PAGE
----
Monday, August 24, 2009

The Defective Dog on the Defective Sofa

Ouch. That's got to hurt.

This Daily Telegraph headline is a direct jab at DFS Crufts (aka "Direct Furnishing Supplies Crufts").

Peter Wedderburn notes that Dog World is saying that the Associate Parliamentary Group for Animal Welfare (APGAW) report due in October is going to say there is a serious welfare problem associated with the breeding and sale of dogs, and that this is an issue that needs to be addressed urgently by the government.

How will it it be addressed?

The answer seems to be through basic consumer protection legislation. An AGPAW spokesperson is quoted as saying that “animal welfare problems cannot be looked at in isolation of protection of consumer rights”.

Fair enough. That doesn't seem like over-reaching.

Which is not to say that I think it will do much good. Quite a number of states have "puppy lemon laws" in the U.S. already, including California, Florida, New York, New Jersery and Pennsylvania. The effect of these laws is to put owners of sick, lame and diseased dogs into a Faustian bargain: turn the dog back over to the breeder to be killed, or else whistle past the misery and either accept a defective dog or pay out of pocket all veterinary bills.

But, as Peter Wedderburn notes, if people can be made to take back a defective car, why not a defective dog?

It’s well-known that animals are categorized in the same way as any other goods as far as “consumer rights” are concerned, but perhaps this concept can be developed in a more clearly defined way. For example, furniture must be “of satisfactory quality, fit for its purpose and as described”. If a defect develops, you are entitled to have it repaired, or if it cannot be repaired, you are entitled to a refund. Why should the same conditions not apply to the purchase of dogs?

If a Labrador develops hip dysplasia, then it is not “fit for its purpose”. If a Sharpei requires surgery to correct inturned eyelids by the age of six months, then it can hardly be described as “satisfactory quality”. And if a Cavalier King Charles Spaniel develops Syringomelia (the most dramatic inherited condition to be highlighted on the Pedigree Dogs Exposed programme), then surely a defect has developed, and you should therefore be entitled to a refund.


K said...

There is only one problem with this analogy - if you have defective merchandise, you must *return* it for a refund. And that is generally the same for most breeders - working, show or otherwise.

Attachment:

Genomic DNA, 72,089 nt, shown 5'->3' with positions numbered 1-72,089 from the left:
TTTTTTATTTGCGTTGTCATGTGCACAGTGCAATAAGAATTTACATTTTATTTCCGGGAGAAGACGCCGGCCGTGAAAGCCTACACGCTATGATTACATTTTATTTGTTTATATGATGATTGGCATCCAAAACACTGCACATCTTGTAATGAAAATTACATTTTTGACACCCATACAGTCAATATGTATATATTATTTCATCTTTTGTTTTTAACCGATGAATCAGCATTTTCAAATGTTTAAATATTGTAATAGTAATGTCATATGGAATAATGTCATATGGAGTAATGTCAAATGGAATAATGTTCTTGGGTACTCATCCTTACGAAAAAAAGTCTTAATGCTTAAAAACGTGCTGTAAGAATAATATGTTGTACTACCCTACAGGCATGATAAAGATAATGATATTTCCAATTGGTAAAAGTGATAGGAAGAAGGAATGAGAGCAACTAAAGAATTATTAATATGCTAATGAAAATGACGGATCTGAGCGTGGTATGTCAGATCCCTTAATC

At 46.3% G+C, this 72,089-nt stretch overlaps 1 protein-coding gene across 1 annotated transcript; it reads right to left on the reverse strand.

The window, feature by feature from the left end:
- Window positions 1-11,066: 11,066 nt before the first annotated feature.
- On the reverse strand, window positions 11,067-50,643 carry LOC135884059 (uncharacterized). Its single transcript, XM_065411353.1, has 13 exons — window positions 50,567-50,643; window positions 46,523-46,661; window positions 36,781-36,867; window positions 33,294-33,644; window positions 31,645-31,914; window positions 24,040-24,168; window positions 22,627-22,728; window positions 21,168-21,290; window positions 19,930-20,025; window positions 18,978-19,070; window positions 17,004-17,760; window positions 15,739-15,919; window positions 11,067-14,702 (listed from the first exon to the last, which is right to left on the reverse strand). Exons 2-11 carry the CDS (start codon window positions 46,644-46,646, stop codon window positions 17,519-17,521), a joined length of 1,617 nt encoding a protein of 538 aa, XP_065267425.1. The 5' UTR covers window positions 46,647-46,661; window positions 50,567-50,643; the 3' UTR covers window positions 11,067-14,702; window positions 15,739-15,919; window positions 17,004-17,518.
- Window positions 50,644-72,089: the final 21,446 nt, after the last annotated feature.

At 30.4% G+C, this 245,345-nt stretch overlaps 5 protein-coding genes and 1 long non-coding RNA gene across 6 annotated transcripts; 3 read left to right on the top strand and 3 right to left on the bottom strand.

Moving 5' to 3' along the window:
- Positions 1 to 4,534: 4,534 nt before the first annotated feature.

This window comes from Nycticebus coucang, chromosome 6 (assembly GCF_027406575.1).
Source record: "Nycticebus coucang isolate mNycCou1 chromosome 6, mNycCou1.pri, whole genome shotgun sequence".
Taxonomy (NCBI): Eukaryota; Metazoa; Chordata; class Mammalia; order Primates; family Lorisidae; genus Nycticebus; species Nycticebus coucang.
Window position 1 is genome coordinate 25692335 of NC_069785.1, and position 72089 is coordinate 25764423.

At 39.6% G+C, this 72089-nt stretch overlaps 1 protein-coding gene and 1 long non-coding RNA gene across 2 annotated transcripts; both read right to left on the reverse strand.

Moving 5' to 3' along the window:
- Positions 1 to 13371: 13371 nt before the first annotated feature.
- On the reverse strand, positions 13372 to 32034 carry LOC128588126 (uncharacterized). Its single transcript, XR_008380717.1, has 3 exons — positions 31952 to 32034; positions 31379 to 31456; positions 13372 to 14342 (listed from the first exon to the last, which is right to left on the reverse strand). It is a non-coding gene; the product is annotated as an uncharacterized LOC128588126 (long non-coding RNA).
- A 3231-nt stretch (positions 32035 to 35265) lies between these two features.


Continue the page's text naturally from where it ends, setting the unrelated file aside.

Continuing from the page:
Should a breeder be held responsible for a clearly inheritable, debilitating condition (especially one for which there is an accurate, reliable genetic test)? Sure, and you can even put in that the owner has a choice between a refund or vet bills paid. Should a breeder be held responsible for a poorly understood condition, such as hip dysplasia, where "post-puppy" treatment (diet, exercise, etc.) may play a larger role than genetics? That's like holding car manufactures responsible for an owner's poor driving skills.

Easy solution? Buy from a breeder you trust.

Carolyn Horowitz said...

Florida's lemon law is actually a 'fix or replace' option. The seller must either pay vet bills up to the sales price of the dog or replace the dog. Additionally, the seller is liable for any diagnostic costs (i.e., x-rays, etc.) above and beyond that. In Florida, we also have to have a veterinary exam and documented health certificate prior to sale that includes state required vaccines, fecal exam, etc. My vet checks them over stem to stern.

Unfortunately, a fair number of consumers don't know their rights or they buy dogs from someone selling out of a puppy-pen alongside the road which is very common down here. The lemon law doesn't apply to anyone selling fewer than 2 litters or less than 20 dogs.

There are breeders who are deliberately unscrupulous or simply choose to turn a blind eye. The vast majority of problems, however, arise out of ignorance IMO. The dog fancy functions far too much on 'tribal knowledge' and not nearly enough on actual science.

I can't tell you how many times I've heard breeders say, "If it's not on the paper, it doesn't matter" making reference to a 4 generation pedigree. The concept of background inbreeding, for example, is completely lost on them.

Fortunately, there are those of us who are willing to question the 'tribal knowledge' particularly where it runs contrary to the basic tenets of physiology and genetics we would generally expect our 13 year old's to grasp these days.